Why are American songs so successful when they have so many compositional faults?
Success for American songs often relies on characteristics OTHER than compositional correctness.
For example, musically, a pleasing tune or a tight harmony can provide delight in a listening audience. Even discordant sounds, when presented to produce an emotional response or to make a statement can be regarded as musically important. Innovation is another opportunity for a song to "strike a chord" with the public.
America, by nature of its large population of immigrants, has changed existing systems, be they, political, social or musical. We have proudly held this to be display of fairness and growth.
Ethnic, religious and cultural ancestry helped early American composers and performers adapt older musical traditions. African chord progressions and styles of music morphed into American Gospel, Jazz, Blues and Ragtime. The British Isles immigrants brought their folk and religious tunes that evolved into American themes in Orchestral Music (Gottschalk, Copeland), Country Western, Blue Grass, and protest music.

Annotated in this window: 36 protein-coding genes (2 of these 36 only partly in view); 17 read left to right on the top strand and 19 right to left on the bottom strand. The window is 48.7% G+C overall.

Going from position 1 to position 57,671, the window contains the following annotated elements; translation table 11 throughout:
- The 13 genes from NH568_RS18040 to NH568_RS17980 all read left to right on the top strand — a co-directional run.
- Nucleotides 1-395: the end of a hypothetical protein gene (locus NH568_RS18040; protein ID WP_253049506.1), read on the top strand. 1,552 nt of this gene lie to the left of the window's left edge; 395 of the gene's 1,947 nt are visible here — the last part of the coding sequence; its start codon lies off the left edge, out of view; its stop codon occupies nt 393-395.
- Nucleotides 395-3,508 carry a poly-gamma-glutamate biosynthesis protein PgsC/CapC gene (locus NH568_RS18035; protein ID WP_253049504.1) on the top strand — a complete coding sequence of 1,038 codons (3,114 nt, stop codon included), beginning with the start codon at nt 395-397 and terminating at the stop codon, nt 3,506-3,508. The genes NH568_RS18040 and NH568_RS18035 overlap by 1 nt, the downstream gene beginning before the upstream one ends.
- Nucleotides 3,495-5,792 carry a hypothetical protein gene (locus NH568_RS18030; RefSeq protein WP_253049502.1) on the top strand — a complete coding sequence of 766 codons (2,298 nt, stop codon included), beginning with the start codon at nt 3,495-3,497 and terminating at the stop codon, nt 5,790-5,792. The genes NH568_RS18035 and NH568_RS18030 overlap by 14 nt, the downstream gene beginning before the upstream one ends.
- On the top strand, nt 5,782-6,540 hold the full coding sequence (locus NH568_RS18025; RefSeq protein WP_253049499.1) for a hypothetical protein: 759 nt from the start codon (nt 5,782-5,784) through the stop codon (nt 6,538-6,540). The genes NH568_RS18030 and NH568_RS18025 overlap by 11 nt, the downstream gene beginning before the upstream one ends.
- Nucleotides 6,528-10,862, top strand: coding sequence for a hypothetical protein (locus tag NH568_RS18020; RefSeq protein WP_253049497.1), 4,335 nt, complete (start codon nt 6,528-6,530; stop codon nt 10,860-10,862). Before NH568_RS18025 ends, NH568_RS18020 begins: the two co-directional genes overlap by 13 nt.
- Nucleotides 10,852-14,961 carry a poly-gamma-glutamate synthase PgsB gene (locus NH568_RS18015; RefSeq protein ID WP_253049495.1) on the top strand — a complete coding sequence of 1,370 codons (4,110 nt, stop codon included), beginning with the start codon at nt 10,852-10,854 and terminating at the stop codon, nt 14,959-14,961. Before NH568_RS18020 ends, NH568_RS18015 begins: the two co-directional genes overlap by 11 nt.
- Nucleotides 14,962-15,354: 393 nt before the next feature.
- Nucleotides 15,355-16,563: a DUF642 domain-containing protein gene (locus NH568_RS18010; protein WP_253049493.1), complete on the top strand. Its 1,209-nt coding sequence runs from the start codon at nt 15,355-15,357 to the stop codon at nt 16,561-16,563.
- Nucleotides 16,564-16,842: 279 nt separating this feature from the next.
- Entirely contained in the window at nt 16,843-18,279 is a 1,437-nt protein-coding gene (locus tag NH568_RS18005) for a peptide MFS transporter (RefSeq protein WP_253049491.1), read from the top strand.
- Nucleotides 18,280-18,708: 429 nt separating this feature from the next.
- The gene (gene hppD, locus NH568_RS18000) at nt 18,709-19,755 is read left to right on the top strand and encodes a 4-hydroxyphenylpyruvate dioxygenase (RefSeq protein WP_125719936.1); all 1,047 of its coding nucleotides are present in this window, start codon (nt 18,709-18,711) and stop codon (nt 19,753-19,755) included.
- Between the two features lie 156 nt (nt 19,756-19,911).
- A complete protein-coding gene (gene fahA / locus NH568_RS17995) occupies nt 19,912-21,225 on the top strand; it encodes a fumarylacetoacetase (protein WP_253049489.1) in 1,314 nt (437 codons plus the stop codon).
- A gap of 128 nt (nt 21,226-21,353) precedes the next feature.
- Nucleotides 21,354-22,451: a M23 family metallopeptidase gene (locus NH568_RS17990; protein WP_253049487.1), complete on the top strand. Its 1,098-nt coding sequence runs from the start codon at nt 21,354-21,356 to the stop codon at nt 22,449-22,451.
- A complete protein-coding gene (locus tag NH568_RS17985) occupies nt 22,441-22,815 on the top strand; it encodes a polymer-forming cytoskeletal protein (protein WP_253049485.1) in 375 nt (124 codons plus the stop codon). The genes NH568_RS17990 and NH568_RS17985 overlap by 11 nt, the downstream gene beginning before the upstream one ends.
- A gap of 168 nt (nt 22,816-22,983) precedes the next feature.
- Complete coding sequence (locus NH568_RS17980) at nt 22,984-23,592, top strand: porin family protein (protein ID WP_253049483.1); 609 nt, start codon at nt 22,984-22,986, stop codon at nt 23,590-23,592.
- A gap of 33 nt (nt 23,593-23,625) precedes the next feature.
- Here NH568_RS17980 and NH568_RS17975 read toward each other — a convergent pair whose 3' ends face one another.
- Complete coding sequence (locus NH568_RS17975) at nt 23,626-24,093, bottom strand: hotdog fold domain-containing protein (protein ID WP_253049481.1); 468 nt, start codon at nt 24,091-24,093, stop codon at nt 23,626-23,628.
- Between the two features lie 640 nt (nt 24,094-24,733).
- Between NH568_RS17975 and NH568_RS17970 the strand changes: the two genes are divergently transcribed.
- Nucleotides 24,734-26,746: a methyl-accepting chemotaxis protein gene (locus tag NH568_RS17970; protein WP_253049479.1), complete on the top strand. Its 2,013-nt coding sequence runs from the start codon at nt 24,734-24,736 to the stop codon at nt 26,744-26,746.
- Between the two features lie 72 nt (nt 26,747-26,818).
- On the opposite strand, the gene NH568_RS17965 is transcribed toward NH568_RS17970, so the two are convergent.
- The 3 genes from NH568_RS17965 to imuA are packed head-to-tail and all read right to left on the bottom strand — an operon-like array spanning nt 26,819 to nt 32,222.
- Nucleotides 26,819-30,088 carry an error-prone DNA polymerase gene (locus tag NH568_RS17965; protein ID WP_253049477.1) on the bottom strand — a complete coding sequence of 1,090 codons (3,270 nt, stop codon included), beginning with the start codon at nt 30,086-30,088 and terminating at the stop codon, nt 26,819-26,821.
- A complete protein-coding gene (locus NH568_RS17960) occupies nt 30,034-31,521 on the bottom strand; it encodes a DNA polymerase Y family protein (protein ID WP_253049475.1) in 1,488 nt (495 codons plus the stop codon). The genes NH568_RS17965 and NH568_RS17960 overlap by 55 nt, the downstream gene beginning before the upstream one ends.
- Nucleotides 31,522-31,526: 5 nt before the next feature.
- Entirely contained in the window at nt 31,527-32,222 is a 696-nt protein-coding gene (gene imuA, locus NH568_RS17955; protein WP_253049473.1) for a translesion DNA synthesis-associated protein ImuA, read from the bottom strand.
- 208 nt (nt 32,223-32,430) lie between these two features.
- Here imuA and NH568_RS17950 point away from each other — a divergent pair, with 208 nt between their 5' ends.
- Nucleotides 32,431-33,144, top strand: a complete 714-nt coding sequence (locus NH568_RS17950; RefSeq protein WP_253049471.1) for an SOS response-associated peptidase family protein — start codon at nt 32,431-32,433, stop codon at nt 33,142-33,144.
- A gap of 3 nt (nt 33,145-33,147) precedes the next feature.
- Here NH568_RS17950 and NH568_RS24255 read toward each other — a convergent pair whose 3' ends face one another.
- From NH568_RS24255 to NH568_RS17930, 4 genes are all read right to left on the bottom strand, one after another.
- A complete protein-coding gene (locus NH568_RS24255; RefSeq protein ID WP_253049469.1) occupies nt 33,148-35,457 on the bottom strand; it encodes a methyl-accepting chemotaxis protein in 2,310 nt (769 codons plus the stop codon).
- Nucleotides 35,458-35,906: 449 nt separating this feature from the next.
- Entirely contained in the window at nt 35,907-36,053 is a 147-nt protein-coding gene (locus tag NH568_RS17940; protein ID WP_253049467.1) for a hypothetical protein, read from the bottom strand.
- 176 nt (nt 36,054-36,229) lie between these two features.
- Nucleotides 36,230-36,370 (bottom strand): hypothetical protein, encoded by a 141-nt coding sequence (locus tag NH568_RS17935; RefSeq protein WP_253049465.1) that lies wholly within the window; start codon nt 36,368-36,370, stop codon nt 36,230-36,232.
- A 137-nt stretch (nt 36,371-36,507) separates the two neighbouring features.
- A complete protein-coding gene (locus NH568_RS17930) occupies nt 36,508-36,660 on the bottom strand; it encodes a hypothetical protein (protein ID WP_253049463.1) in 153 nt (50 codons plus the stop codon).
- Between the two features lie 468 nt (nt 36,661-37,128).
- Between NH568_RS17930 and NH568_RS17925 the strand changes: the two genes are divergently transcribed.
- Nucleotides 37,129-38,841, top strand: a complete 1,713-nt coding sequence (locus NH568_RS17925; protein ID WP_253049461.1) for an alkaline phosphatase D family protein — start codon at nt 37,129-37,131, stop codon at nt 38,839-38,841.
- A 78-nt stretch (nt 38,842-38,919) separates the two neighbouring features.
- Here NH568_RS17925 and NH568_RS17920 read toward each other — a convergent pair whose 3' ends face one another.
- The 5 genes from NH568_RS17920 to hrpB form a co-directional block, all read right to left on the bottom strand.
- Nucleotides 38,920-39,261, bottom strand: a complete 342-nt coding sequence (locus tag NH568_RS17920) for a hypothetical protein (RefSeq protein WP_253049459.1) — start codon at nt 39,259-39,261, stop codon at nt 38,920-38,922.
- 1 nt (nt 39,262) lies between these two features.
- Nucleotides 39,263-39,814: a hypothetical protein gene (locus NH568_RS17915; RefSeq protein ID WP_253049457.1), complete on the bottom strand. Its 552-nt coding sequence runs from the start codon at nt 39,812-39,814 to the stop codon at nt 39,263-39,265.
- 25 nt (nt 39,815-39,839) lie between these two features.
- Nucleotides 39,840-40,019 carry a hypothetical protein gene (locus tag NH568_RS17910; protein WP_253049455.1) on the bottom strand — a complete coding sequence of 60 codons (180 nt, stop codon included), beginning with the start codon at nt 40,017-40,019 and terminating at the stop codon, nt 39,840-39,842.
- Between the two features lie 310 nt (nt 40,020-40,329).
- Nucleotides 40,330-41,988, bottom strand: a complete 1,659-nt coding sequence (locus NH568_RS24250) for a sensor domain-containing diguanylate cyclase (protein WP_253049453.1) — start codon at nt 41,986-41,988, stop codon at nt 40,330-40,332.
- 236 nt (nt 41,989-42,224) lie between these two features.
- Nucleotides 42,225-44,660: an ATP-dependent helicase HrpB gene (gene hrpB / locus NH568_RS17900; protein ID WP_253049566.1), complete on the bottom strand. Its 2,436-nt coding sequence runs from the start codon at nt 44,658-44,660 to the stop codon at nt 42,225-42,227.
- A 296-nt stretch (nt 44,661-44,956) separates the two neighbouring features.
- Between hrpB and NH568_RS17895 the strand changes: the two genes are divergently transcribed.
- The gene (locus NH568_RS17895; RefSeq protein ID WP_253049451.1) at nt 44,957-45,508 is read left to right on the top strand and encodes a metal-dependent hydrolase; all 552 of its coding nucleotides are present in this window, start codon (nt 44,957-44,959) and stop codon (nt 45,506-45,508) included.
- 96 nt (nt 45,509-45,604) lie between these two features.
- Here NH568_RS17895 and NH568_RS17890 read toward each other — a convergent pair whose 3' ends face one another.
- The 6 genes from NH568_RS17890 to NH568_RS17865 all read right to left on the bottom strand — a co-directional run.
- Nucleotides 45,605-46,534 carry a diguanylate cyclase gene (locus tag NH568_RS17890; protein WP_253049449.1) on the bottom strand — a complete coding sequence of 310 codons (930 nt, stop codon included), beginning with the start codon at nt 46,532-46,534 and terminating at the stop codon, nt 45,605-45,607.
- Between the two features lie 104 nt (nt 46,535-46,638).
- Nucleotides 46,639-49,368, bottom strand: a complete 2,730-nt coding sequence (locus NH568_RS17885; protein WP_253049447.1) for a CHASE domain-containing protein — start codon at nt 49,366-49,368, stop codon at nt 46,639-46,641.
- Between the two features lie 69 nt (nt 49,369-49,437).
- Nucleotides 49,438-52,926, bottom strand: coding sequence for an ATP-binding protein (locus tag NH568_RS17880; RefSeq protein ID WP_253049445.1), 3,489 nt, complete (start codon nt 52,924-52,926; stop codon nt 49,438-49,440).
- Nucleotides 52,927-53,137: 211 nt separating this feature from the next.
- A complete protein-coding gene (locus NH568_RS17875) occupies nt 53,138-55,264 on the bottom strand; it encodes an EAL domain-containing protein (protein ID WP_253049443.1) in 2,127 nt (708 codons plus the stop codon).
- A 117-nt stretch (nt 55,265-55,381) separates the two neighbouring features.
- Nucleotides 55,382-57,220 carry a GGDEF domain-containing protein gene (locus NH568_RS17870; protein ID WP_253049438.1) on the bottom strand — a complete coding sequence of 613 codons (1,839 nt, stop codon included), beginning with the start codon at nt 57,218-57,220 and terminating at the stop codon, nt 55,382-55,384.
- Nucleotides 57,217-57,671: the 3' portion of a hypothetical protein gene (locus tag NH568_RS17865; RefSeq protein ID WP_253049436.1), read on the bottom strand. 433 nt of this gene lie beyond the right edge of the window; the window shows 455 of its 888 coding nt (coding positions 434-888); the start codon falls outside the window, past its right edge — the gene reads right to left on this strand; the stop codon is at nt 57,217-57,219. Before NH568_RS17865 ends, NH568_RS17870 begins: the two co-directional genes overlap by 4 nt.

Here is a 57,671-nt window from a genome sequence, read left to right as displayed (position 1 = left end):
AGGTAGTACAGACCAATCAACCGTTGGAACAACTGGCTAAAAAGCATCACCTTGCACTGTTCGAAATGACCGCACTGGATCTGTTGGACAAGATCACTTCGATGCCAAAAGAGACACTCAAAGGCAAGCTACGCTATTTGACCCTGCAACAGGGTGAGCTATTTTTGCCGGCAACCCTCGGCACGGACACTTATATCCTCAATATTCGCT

American musicians, schooled in the best of European tradition and traveling through out the world, adapted what they learned for marching, popular and religious music.
Often a song is popular for what it represents and the lyric message. Consequently, even if a song is lacking in structure or doesn't follow traditional expectations, it's lyrics may inspire patriotism, love, or fervor that is reflected in it's popularity.
Here is a fact that may trouble those who strive for musical purity:
Popular is not the same as right.
Popular is not the same as technically sound.
Popular is not as good, important or the best.
Popular means that it sells, that it attracts attention, that it has been produced and marketed, successfully as reflected in sales and air time. This is part of the American dream too.
Popular means success, even if it is poorly composed and performed.